"Why carry the burden of creating something and then having to stand behind it and be proud of it? Why think and imagine and create your own way into the future of your most profound vision? Why bother? And why, therefore, allow others to do so for themselves and cause disordered, disharmonious ripples in the great silent lake of humanity? Pull them down. Make them equal. Make them empty." (my notes for The Underground)
The one glaring problem in Ayn Rand's work is the overall effect of her hammering mercilessly on behalf of freedom and the individual—after 400 pages, her prose takes on a programmatic aspect. It grips the reader with iron. The moral imperative to be free replaces the exhilaration of being free.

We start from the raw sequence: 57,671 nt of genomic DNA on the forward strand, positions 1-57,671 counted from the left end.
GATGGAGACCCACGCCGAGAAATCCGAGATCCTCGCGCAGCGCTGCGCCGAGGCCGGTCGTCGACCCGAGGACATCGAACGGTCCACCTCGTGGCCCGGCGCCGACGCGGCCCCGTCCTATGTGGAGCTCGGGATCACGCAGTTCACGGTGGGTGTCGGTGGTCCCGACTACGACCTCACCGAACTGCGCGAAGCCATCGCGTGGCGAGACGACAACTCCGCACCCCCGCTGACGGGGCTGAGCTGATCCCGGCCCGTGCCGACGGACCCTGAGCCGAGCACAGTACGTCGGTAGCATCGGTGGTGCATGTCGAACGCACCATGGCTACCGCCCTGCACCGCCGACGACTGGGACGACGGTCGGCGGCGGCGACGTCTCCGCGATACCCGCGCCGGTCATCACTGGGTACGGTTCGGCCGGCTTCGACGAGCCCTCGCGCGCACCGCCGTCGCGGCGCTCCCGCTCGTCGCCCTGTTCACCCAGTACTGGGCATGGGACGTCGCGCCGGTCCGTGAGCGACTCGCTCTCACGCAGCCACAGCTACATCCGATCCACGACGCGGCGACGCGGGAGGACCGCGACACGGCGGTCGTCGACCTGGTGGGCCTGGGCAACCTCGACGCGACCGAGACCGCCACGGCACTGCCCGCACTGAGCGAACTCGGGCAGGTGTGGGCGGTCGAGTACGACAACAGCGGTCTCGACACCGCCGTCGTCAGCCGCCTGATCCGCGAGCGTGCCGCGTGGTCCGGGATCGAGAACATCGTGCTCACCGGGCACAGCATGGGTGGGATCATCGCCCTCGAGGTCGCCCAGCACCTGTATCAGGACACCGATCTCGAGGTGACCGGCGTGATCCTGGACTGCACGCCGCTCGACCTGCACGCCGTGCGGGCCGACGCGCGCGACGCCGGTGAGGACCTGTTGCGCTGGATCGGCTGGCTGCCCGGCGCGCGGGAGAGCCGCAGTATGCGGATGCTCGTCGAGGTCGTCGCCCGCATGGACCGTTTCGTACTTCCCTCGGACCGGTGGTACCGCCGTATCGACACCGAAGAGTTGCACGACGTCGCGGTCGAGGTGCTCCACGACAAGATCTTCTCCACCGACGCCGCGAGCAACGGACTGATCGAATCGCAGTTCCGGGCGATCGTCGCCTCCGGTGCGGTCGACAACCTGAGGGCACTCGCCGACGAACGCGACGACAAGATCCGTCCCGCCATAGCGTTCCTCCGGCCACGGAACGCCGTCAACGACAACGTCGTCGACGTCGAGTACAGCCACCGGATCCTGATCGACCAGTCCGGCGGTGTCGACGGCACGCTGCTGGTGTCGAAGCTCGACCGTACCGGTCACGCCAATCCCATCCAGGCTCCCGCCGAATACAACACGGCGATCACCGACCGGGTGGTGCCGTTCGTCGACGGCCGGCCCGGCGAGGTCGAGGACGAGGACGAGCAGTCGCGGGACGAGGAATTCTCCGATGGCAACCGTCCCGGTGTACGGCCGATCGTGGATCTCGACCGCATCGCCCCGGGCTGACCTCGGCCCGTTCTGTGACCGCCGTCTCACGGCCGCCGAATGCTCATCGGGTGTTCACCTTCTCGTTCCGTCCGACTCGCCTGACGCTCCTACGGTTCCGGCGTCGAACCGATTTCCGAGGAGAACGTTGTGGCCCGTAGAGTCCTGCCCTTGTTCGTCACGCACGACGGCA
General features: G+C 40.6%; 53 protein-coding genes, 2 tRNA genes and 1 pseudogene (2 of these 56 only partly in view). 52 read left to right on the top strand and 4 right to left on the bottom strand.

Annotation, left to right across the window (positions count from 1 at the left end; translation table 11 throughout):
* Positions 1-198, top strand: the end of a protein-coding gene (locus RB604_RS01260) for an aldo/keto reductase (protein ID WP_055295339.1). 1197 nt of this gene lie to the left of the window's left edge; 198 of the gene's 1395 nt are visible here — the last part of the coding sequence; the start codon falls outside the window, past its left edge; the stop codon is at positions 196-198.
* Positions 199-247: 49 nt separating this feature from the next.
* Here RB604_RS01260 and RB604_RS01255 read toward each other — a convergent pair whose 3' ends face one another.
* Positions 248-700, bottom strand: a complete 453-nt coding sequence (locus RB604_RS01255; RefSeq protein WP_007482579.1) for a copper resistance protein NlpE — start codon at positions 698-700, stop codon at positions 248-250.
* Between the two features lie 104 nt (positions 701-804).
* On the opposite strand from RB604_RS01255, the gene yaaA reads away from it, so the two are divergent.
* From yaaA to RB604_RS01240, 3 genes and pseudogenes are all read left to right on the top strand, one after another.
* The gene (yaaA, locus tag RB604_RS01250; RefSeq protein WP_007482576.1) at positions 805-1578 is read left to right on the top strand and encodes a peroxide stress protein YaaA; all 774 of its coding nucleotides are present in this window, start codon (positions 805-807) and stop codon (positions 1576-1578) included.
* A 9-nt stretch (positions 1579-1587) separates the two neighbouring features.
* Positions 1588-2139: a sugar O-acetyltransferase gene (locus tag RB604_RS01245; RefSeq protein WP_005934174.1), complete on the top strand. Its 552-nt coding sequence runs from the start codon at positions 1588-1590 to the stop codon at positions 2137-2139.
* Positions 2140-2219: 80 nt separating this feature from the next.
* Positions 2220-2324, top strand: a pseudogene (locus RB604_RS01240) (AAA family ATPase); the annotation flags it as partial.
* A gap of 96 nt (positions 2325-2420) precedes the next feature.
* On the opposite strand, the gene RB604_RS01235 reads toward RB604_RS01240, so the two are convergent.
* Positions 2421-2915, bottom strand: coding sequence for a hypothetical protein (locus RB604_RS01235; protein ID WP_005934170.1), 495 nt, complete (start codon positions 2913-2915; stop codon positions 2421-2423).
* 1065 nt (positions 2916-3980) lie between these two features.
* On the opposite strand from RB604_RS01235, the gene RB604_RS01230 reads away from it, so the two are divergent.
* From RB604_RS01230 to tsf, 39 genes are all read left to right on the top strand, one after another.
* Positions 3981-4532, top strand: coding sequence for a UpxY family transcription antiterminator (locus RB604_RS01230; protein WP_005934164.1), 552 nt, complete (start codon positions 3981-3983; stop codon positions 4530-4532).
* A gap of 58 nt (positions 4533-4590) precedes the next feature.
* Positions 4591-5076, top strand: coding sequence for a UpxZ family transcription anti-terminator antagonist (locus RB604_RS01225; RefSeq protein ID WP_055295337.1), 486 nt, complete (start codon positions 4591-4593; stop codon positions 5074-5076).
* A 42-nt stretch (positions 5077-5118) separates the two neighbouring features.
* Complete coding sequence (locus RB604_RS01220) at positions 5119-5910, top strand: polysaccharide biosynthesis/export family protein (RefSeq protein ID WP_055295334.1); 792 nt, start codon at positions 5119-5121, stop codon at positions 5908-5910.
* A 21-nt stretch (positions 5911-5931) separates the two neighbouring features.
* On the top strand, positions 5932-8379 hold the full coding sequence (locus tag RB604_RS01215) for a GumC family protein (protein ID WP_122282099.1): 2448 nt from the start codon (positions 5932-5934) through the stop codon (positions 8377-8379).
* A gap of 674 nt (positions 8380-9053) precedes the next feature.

On the other hand, she obviously wrote her two great novels in the middle of a feverish exaltation. Every page burned. Most characters went down in flames. A few rose into the sky. She knew she was up against the most powerful forces of society, and she was not going to compromise or relent one inch. She fully intended to destroy collectivism at its root. On the basis of that decision, she refused to suspend her attack, even for a moment.
Most people who brush up against her work can't stop to consider the depth of her admiration for the independent and powerful and creative individual, or the nature of her aversion to the collectivist who can only borrow from such individuals, and then distort and undermine what they have misappropriated.
She means to be extreme. It is no accident. With no apologies, she splits the world down the middle. In her own way, she is an ultimate riverboat gambler. She shoves in all her chips on the self-appointed task of illuminating the great dichotomy of human history and modern life: the I versus the WE.